10 Questions with THON Talent Show Winner David Gaines
Spoken word poet David Gaines stole the show at THON’s Got Talent, claiming first place over two musical performances that gave the poet a run for his money. Gaines’ three poems, one of which was about losing his sister, Angel, struck a chord with the audience, helping him win over the crowd. We talked to David and gave him the Onward State 10 Questions treatment to learn a little more about his art, and what he loves about THON.
Onward State: Who do you thon for?
David Gaines: The Espinozas and the Bonners with Futures. We’re a smaller THON org.
OS: How did you start with spoken word poetry?
DG: It all started out, as it always does, with trying to get girls. I was trying to write sappy love poems for girls and then it just grew as a form of expression. I figured out that not only can I express my affection for girls through poetry, but I can talk about things that are going on with my family, or with me and my insecurities and my failures and successes. It started out as kind of a means to an end but now it’s my way of putting myself in the world.
OS: What are some things that inspire you the most for your poems?
DG: Stories. I love hearing people’s stories. You would be surprised, people act like they don’t go through things, but they have a lot of stories, their failures, their successes, I’m just a kid from Philly, I have my experiences, but there are kids who aren’t even from the same country who have such different experiences. It just makes me think, ‘Wow, what is that like?’ and I try to put that into words. But also [some poems are about] things about my life, and things that I’ve been through personally. A part of me is always in my poems, it doesn’t even have to be a story about me, but I try to put a part of myself in it.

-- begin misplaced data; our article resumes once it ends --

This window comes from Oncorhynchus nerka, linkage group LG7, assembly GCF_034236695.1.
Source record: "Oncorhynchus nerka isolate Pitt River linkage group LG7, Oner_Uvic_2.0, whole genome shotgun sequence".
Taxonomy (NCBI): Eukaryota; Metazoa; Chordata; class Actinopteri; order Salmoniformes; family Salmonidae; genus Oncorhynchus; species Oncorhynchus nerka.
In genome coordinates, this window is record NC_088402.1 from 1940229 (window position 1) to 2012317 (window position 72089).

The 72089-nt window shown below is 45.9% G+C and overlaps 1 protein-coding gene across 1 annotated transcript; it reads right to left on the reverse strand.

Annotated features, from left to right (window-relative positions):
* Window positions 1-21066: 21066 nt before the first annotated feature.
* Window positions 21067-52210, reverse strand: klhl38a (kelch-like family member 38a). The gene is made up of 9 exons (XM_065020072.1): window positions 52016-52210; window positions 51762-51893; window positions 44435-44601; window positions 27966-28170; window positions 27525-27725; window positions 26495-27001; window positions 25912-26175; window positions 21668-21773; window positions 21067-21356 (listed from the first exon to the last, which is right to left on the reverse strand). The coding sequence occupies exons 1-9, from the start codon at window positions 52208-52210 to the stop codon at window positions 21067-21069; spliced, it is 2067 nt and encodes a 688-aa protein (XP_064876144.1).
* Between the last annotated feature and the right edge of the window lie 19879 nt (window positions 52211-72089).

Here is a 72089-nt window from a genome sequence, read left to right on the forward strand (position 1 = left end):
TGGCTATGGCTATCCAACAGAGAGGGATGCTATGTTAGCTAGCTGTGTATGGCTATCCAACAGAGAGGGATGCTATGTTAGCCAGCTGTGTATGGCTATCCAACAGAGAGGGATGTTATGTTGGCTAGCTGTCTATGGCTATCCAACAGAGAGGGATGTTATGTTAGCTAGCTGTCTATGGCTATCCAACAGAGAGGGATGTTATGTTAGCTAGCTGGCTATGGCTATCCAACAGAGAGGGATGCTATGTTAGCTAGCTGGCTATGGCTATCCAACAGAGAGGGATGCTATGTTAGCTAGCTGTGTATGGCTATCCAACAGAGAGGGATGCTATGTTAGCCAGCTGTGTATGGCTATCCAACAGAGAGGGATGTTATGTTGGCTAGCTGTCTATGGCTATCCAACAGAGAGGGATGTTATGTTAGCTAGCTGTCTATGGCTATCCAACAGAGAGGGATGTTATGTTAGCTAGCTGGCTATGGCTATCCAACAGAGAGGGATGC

OS: What’s your favorite part of performing?
DG: It’s the energy, people are gracing you with their time and their attention, and that’s the hardest thing to get from people, their attention. You’ve got so many things trying to distract you out there, so for ten minutes, 15,000 people gave me their attention, and it’s incredible. And I just like sharing my story, so when people come up to me and talk to me about my sister and how I inspired them and comforting me and telling me my sister would have liked that, that means so much more than anything else. Just knowing that I inspire people… that’s the best thing about performing.
OS: Are you involved in any groups on campus that do spoken word poetry?
DG: I’m involved with a group called W.O.R.D.S. which stands for Writers Organized to Represent Diverse Stories, and if you think I’m good, those writers there are fantastic. They’re all completely different styles… but there are just people who blow my mind with their stories and the way they present their stories. We meet at Tuesdays at 8 p.m. in 206 Hammond and I perform a lot at open mics and events, but I always perform under the group W.O.R.D.S. because we’re like a family.
OS: What was it like to perform for everyone at such a huge event?